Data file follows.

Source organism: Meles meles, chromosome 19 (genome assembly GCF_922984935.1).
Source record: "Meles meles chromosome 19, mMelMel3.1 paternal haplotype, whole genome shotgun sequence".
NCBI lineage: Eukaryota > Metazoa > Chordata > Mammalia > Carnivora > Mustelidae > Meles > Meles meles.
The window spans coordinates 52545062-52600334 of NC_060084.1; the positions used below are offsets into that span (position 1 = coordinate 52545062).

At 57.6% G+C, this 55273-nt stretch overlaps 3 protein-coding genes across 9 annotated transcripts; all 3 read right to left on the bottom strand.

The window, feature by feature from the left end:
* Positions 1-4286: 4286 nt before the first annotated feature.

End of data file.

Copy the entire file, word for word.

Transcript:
Source organism: Meles meles, chromosome 19 (genome assembly GCF_922984935.1).
Source record: "Meles meles chromosome 19, mMelMel3.1 paternal haplotype, whole genome shotgun sequence".
NCBI lineage: Eukaryota > Metazoa > Chordata > Mammalia > Carnivora > Mustelidae > Meles > Meles meles.
The window spans coordinates 52545062-52600334 of NC_060084.1; the positions used below are offsets into that span (position 1 = coordinate 52545062).

At 57.6% G+C, this 55273-nt stretch overlaps 3 protein-coding genes across 9 annotated transcripts; all 3 read right to left on the bottom strand.

The window, feature by feature from the left end:
* Positions 1-4286: 4286 nt before the first annotated feature.